- Temples dedicated to Venkataramana and Malleshvara stand side by side in the town. They face east and are built in the Dravidian style of architecture with lofty towers. Venkataramana temple is said to have been built by the chief Nagi Reddy. But the garbhagriha appears to be of Hoysala times. There is a statue near the southern door of the prakara, described as of Nagi Reddy.
Basvangi Kaval Fort is 20 km from Madugiri in Kithagali village and hill famous for trekking
- The Mallinatha Jaina Basadi adjoining the fort wall has a good manasthamba.
- At the Veerashaiva Gurrammana Matha there is a tomb of a guru named Shivalingaswamy. There are some fine caves near the matha.
- The erection of the fort at Madhugiri is ascribed to a local chief named Raja Hire Gauda. The fort was greatly improved by Haidar Ali. Haidar Ali, after the conquest of Bednur, had kept the Rani of Bednur imprisoned in this fort until its capture by the Marathas in 1767 A.D.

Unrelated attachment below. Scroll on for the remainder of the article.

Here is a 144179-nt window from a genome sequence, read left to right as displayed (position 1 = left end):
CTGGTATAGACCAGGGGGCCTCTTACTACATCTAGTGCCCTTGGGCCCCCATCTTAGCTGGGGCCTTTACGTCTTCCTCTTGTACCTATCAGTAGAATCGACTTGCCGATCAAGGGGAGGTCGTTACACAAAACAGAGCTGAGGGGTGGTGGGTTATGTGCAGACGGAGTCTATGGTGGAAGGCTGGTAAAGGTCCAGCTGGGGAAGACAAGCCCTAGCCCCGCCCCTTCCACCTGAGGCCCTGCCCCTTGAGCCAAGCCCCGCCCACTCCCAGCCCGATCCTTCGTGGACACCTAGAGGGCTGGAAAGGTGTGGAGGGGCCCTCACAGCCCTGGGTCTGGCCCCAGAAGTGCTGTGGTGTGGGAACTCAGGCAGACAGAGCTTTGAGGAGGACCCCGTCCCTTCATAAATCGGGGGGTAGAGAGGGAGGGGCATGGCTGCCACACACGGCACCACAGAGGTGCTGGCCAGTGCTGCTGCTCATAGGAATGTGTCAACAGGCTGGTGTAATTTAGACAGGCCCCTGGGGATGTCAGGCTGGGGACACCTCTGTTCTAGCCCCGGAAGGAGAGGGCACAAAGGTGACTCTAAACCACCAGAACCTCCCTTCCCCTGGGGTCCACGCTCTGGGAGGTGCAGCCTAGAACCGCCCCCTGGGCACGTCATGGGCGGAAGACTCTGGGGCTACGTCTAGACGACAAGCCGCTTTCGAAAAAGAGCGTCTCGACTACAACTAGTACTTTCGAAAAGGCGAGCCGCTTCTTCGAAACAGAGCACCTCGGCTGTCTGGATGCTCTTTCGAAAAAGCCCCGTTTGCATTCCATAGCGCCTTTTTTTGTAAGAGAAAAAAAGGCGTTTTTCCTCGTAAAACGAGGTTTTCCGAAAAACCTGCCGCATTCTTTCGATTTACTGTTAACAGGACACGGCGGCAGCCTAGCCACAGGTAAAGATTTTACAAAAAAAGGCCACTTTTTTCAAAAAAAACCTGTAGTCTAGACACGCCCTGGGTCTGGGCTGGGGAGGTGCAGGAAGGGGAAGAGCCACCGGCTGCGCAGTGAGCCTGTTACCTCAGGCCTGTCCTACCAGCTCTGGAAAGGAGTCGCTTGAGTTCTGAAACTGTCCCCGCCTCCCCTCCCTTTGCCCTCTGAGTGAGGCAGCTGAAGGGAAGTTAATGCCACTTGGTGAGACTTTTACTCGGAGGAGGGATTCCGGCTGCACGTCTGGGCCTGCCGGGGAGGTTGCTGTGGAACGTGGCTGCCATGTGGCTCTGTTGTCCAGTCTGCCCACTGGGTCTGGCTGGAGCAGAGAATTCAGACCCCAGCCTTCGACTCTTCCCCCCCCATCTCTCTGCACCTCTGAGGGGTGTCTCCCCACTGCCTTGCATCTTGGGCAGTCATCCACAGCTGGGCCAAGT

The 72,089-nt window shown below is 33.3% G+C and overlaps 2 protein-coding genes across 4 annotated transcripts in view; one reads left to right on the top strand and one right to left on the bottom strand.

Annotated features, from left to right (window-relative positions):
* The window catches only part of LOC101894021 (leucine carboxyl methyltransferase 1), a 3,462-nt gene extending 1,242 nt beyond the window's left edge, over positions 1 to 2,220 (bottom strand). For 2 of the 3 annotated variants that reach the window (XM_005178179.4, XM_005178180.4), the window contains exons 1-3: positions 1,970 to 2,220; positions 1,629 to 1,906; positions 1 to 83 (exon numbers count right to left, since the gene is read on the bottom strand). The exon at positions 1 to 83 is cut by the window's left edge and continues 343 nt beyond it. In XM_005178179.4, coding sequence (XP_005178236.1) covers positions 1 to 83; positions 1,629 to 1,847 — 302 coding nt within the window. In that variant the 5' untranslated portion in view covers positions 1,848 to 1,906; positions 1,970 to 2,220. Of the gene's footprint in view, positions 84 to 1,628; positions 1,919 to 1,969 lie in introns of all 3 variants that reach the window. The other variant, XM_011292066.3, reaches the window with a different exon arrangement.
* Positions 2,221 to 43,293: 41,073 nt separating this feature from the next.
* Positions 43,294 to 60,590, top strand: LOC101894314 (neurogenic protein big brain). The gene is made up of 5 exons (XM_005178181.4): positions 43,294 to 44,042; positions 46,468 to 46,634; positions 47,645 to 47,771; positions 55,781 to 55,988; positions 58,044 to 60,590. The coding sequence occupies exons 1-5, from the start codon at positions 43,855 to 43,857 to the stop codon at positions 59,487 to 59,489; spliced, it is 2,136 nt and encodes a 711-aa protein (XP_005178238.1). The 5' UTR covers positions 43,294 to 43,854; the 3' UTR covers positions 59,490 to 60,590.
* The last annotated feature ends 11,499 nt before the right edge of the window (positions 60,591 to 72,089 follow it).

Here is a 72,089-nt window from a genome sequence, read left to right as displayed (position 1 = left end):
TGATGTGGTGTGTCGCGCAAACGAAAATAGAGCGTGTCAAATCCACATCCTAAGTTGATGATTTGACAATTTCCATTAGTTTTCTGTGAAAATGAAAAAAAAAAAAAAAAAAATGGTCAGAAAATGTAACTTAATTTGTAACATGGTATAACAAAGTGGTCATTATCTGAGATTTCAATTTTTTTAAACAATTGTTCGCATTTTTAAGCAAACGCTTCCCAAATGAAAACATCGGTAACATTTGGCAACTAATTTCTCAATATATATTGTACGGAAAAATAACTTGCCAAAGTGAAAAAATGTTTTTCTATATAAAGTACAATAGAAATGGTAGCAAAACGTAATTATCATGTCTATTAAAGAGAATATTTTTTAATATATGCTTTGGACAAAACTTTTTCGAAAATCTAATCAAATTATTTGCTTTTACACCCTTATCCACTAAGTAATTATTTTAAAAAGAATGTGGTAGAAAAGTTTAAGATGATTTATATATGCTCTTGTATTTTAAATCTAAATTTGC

- Several gates such as the Antaralada Bagilu, Diddibagilu and the Mysore Gate lead one to the top of the hill which has many springs.
- The place is known for the manufacture of handloom cloth and blankets. A superior variety of rice called chinnada-salakki (golden stick) is grown in this taluk.
- Midugeshi, the headquarters of the hobli of the same name, is about 19 km north of the Madhugiri town. The place is said to have been so named by a local chief Nagi Reddy of Vijayanagara times, after his wife Midigeshi who was so called because her locks (kasha) were so long that it touched her feet.